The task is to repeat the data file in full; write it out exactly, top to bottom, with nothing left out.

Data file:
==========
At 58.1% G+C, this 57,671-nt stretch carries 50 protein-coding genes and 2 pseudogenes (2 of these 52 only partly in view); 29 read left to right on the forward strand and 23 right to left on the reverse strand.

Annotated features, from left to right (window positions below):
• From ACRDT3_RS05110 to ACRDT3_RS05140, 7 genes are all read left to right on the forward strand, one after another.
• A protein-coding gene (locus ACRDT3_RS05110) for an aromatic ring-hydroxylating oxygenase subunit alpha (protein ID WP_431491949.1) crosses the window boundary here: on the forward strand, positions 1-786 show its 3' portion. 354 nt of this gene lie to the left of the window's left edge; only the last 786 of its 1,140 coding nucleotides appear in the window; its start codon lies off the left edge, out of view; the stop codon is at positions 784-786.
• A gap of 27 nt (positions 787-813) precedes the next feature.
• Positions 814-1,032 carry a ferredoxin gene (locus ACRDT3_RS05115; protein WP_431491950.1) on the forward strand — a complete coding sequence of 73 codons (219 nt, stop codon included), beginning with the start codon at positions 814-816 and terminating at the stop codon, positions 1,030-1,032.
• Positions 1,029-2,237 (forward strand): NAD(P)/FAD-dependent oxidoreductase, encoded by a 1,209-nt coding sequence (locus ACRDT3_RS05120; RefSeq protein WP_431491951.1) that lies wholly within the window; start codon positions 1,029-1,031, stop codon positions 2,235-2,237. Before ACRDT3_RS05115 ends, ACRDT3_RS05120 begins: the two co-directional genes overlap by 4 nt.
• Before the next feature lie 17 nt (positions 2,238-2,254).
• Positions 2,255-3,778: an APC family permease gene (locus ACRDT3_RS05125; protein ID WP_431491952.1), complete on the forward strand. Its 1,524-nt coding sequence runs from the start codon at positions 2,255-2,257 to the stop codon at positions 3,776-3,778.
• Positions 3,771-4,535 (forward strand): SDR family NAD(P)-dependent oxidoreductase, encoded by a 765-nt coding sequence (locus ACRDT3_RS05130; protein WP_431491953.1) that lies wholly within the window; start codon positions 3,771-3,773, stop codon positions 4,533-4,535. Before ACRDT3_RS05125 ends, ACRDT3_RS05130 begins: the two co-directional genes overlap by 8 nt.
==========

At 58.1% G+C, this 57,671-nt stretch carries 50 protein-coding genes and 2 pseudogenes (2 of these 52 only partly in view); 29 read left to right on the forward strand and 23 right to left on the reverse strand.

Annotated features, from left to right (window positions below):
• From ACRDT3_RS05110 to ACRDT3_RS05140, 7 genes are all read left to right on the forward strand, one after another.
• A protein-coding gene (locus ACRDT3_RS05110) for an aromatic ring-hydroxylating oxygenase subunit alpha (protein ID WP_431491949.1) crosses the window boundary here: on the forward strand, positions 1-786 show its 3' portion. 354 nt of this gene lie to the left of the window's left edge; only the last 786 of its 1,140 coding nucleotides appear in the window; its start codon lies off the left edge, out of view; the stop codon is at positions 784-786.
• A gap of 27 nt (positions 787-813) precedes the next feature.
• Positions 814-1,032 carry a ferredoxin gene (locus ACRDT3_RS05115; protein WP_431491950.1) on the forward strand — a complete coding sequence of 73 codons (219 nt, stop codon included), beginning with the start codon at positions 814-816 and terminating at the stop codon, positions 1,030-1,032.
• Positions 1,029-2,237 (forward strand): NAD(P)/FAD-dependent oxidoreductase, encoded by a 1,209-nt coding sequence (locus ACRDT3_RS05120; RefSeq protein WP_431491951.1) that lies wholly within the window; start codon positions 1,029-1,031, stop codon positions 2,235-2,237. Before ACRDT3_RS05115 ends, ACRDT3_RS05120 begins: the two co-directional genes overlap by 4 nt.
• Before the next feature lie 17 nt (positions 2,238-2,254).
• Positions 2,255-3,778: an APC family permease gene (locus ACRDT3_RS05125; protein ID WP_431491952.1), complete on the forward strand. Its 1,524-nt coding sequence runs from the start codon at positions 2,255-2,257 to the stop codon at positions 3,776-3,778.
• Positions 3,771-4,535 (forward strand): SDR family NAD(P)-dependent oxidoreductase, encoded by a 765-nt coding sequence (locus ACRDT3_RS05130; protein WP_431491953.1) that lies wholly within the window; start codon positions 3,771-3,773, stop codon positions 4,533-4,535. Before ACRDT3_RS05125 ends, ACRDT3_RS05130 begins: the two co-directional genes overlap by 8 nt.